Neural Reader with Unsupervised Distillation. After retrieval, our reader processes the articles to answer forecasting questions. We use unsupervised distillation for abstractive summarization, turning lengthy articles into concise summaries. These summaries enable the FiD reader to generate forecasting answers, enhancing the precision and effectiveness of our predictions.

Figure 2: Comparison between vanilla (i.e. BM25) retriver and our approach.

Figure 2: Comparison between vanilla (i.e. BM25) retriver and our approach.

Figure 3: Representation of our retriever module

Figure 3: Representation of our retriever module

Training Objectives with Human Alignment Loss. We propose modifications to the autoregressive generative decoder loss, including numerical question binning for direct value prediction and a human annotation alignment loss. This aligns the model’s predictions with human forecasters’ probabilistic responses, offering a nuanced learning approach from real-world forecasting.

Our methodology aims to refine machine learning application in event forecasting for more accurate and timely predictions through strategic news article analysis.

Key Results

Our evaluation on the Autocast dataset, covering economics, politics, and technology, uses annotated questions and news articles from the Common Crawl corpus (2016-2022). Our metrics include accuracy for true/false and multiple choice questions and absolute error for numerical predictions. The dataset was split at mid-2021 for testing until mid-2022. Using pre-trained T5 weights and the FiD Static architecture, our model achieved significant improvements: a 48% increase in multiple-choice question accuracy, an 8% increase for true/false questions, and a 19% reduction in absolute error for numerical predictions within the 0.2B model size category.

UnifiedQA (Khashabi et al., 2022)
Full Context Length Model SizeT/F ↑MCQ↑Num.↓
Small-sized Models
UnifiedQA (Khashabi et al., 2022) n/a0.2B45.423.534.5
TS (Raffel et al., 2020) n/a0.2B61.324.020.5
FiD Static (Zou et al., 2022) 100.2B62.029.624.5
FiD Temporal (Zou et al., 2022) query-specific0.6B62.033.523.9
Autocast++ (ours) 100.2B66.743.819.8
Middle-size Models
UnifiedQA (Khashabi et al., 2022) n/a0.8B48.223.534.5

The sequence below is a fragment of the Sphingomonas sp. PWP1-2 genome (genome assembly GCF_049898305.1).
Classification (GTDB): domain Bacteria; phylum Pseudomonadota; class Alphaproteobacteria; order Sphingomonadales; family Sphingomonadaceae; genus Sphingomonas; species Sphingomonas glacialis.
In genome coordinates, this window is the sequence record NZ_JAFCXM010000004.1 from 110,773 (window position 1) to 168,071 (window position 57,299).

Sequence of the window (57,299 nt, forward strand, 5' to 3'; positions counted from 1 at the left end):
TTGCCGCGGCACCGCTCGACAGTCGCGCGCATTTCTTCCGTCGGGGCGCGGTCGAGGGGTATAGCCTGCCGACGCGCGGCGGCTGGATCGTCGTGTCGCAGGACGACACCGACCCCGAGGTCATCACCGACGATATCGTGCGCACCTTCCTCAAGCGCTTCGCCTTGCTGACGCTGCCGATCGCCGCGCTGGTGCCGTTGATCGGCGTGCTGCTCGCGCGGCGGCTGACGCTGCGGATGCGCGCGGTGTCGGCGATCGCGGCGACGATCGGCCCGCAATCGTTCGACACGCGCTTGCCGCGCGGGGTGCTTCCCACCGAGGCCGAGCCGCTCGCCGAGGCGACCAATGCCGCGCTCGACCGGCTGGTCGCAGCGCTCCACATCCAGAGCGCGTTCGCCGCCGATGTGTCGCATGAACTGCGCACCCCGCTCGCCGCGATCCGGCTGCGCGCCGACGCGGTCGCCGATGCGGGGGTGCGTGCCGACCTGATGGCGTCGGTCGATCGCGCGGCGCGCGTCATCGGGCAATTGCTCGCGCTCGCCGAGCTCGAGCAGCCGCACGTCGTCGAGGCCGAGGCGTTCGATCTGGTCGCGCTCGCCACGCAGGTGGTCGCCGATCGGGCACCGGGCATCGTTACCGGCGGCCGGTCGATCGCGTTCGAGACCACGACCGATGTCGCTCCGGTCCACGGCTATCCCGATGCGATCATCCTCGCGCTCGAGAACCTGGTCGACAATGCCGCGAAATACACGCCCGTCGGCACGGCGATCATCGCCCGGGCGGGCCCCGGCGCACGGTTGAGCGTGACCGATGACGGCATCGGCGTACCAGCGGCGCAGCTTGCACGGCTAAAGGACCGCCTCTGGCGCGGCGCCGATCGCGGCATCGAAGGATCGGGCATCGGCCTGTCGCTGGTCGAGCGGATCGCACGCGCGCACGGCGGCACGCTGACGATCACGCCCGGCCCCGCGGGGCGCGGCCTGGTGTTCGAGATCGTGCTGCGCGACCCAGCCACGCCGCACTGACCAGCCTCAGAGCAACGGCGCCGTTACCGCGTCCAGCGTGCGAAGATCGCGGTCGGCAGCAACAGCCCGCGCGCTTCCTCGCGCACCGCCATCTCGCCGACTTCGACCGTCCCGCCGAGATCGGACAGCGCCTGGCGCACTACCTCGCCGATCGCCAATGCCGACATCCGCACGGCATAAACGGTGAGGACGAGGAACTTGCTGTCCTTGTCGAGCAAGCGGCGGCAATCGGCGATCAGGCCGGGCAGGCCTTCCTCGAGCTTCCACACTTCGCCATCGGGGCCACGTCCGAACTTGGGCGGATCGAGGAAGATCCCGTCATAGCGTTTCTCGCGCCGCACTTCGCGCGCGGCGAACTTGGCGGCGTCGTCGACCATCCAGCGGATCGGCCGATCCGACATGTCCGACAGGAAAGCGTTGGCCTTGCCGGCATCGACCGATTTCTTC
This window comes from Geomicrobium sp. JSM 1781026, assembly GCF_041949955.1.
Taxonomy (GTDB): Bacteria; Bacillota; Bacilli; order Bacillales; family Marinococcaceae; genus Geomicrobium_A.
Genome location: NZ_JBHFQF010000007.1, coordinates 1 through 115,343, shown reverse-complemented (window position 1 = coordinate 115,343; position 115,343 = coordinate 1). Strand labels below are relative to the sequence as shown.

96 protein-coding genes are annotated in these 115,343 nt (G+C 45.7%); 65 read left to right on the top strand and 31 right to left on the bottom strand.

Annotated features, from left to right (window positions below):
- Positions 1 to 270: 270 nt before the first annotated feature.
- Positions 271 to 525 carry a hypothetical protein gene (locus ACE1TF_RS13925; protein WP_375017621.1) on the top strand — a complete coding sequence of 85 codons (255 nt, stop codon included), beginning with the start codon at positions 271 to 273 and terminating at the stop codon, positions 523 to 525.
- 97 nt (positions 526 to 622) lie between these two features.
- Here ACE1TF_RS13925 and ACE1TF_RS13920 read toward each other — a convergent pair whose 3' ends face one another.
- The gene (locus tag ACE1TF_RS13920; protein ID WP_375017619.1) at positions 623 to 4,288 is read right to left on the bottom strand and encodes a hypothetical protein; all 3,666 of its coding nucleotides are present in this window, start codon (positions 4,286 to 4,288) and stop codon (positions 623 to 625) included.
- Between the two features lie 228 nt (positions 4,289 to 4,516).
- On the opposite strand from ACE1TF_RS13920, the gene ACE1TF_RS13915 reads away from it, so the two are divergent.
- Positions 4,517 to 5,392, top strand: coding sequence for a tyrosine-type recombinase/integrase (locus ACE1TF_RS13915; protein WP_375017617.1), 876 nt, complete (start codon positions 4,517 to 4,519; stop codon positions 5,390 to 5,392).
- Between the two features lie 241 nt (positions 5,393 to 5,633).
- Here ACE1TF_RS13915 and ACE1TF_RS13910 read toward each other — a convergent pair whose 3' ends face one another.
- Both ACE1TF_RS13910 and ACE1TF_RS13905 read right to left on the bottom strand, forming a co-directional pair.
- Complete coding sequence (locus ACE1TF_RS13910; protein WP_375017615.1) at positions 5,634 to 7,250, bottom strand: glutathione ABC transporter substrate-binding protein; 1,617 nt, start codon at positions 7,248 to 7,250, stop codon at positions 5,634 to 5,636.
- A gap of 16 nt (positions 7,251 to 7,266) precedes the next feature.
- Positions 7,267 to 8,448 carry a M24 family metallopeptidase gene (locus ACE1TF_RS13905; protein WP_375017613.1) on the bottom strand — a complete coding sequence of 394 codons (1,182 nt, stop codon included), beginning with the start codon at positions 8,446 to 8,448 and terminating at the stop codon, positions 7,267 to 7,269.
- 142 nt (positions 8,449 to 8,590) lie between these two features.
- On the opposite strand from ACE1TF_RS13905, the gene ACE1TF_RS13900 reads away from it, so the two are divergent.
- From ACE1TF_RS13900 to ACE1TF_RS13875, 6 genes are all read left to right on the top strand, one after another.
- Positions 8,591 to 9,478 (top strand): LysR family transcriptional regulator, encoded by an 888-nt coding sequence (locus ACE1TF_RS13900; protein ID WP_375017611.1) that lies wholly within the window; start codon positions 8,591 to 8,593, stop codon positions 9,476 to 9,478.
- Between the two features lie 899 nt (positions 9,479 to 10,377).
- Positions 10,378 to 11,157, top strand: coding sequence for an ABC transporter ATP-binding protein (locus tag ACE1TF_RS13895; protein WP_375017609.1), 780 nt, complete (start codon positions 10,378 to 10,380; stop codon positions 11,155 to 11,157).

TS (Raffel et al., 2020) n/a0.8B60.029.121.7
FiD Static (Zou et al., 2022) 100.8B64.132.421.8
FiD Temporal (Zou et al., 2022) query-specific1.5B63.832.421.0
Autocast++ (ours) 100.8B67.344.019.9
Large-size Models
UnifiedQA (Khashabi et al., 2022) n/a2.8B54.925.134.5
TS (Raffel et al., 2020) n/a2.8B60.026.821.9
FiD Static (Zou et al., 2022) 102.8B65.435.819.9
FiD Temporal (Zou et al., 2022) query-specific4.3B62.936.9 19.5
Autocast++ (ours) 102.8B 67.9 44.1 19.8
Figure 4: Our method’s key results, showcasing performance surpassing larger baselines in parameter counts.

These results indicate that larger model sizes do not necessarily lead to better forecasting performance. Our smaller models outperformed the larger 2.8B parameter baseline, highlighting the importance of optimization and architectural improvements.

For more information on this project, we invite readers to explore our full paper here and join us at the upcoming ICLR conference in Vienna for discussions on future directions in event forecasting.


Our study presents a comprehensive approach to improving machine learning models for event forecasting. By integrating a Task-Aligned Retrieval Module, an Enhanced Neural Article Reader, and a Human-Aligned Loss Function, we achieved significant accuracy improvements.

These results highlight the potential of our methodology to bridge the gap between theoretical applications and practical utility in real-world event forecasting. While promising, our findings also pave the way for further research and development in this evolving field.